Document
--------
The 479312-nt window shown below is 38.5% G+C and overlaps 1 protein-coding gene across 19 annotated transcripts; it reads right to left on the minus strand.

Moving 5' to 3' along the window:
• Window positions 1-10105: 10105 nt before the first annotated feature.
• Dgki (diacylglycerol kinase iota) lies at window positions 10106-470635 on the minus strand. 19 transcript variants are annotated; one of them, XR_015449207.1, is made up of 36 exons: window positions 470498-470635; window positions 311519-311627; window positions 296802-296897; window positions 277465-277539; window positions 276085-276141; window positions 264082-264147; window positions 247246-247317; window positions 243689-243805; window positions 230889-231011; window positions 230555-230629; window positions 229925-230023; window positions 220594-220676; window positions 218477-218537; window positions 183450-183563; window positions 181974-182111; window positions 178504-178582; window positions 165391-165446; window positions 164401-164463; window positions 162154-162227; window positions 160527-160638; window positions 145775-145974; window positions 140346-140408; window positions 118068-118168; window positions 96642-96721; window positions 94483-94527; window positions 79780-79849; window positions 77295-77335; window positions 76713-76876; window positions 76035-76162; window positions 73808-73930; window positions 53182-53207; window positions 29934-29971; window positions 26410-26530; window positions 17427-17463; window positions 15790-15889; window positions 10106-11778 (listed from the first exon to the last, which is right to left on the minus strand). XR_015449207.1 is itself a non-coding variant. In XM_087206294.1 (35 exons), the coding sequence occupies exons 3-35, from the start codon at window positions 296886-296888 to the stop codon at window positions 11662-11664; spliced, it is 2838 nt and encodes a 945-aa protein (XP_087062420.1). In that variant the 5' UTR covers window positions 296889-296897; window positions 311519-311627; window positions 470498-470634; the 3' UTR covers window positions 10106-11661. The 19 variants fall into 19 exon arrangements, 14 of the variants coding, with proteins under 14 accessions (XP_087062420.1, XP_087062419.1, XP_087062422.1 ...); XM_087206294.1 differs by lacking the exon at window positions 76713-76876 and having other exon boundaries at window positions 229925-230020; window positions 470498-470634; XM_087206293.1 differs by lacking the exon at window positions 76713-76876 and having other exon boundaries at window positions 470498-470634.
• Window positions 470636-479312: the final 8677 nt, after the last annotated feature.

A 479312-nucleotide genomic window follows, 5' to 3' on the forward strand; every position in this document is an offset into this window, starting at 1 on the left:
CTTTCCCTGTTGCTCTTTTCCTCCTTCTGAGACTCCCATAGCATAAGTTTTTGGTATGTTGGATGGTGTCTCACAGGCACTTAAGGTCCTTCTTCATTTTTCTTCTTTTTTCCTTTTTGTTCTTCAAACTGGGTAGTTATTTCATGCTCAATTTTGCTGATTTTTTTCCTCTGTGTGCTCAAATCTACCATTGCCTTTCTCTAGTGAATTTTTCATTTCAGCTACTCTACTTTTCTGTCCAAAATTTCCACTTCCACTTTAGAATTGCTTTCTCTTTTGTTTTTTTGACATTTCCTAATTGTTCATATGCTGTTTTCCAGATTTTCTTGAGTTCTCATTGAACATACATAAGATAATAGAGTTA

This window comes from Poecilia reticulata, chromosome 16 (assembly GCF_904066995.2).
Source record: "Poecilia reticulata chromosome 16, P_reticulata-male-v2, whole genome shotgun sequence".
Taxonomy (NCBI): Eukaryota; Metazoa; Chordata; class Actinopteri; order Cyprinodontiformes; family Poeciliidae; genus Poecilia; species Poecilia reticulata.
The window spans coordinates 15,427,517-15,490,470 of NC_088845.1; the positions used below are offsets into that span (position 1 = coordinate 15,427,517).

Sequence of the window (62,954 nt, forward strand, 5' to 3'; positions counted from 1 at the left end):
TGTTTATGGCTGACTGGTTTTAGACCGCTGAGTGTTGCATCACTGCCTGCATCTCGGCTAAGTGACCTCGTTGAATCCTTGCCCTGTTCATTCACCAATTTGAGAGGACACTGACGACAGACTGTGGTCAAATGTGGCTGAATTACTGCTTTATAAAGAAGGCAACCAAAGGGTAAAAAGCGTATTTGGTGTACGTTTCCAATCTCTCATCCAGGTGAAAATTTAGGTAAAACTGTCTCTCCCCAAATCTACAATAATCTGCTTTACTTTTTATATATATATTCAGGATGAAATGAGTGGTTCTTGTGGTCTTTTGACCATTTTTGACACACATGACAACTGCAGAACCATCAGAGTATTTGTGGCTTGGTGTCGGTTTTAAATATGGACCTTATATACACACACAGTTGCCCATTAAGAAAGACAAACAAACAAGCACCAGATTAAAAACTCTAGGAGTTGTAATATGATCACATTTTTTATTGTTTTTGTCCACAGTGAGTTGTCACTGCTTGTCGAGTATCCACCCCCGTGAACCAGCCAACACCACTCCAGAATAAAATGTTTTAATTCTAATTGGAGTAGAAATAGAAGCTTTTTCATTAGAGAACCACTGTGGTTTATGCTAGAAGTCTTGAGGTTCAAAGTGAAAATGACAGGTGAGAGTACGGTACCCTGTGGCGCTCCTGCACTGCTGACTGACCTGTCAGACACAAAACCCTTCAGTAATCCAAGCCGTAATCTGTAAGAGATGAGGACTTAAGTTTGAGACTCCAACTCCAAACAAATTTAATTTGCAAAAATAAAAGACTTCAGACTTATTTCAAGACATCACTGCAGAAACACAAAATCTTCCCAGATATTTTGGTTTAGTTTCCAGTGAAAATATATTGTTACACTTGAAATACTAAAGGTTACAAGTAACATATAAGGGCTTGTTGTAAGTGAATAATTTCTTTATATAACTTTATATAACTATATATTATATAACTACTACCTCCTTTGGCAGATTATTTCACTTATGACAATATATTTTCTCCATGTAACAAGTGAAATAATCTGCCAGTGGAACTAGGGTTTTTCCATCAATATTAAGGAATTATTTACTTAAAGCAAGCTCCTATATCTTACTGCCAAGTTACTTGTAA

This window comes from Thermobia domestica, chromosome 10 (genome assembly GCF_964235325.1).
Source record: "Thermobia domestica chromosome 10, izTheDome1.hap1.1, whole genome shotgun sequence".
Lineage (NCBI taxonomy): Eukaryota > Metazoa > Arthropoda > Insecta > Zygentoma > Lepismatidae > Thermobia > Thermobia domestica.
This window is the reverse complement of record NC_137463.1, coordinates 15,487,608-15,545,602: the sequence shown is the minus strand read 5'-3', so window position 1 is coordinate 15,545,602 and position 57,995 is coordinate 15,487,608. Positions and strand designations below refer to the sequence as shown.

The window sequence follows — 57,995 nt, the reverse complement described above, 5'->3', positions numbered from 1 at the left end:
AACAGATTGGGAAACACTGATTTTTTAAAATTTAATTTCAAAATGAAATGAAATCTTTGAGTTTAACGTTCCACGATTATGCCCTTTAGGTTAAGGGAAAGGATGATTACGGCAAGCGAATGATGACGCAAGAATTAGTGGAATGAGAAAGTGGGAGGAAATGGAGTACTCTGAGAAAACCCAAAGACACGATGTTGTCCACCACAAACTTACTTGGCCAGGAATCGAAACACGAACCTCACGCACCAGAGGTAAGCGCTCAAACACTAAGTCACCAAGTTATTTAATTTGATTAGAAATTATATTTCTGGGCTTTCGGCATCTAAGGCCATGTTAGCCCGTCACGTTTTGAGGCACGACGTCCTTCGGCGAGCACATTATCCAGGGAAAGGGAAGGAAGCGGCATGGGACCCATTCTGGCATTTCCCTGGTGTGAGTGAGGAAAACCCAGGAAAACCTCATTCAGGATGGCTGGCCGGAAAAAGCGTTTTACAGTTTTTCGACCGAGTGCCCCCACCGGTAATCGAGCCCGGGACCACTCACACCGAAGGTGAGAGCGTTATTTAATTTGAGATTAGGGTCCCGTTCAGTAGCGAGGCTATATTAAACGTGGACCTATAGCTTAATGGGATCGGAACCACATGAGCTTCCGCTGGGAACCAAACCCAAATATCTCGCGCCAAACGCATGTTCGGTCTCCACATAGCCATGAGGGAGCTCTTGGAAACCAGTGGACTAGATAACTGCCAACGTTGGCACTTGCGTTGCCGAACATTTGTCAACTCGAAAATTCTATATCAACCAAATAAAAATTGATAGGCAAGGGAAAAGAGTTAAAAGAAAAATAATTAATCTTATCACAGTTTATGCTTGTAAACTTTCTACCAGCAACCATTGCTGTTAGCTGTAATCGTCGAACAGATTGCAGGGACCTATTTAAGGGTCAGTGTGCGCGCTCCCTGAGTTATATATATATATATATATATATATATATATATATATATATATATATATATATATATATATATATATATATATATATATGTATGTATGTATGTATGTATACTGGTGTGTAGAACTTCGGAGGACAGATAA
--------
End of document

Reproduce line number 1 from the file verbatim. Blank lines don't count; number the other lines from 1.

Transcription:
The 479312-nt window shown below is 38.5% G+C and overlaps 1 protein-coding gene across 19 annotated transcripts; it reads right to left on the minus strand.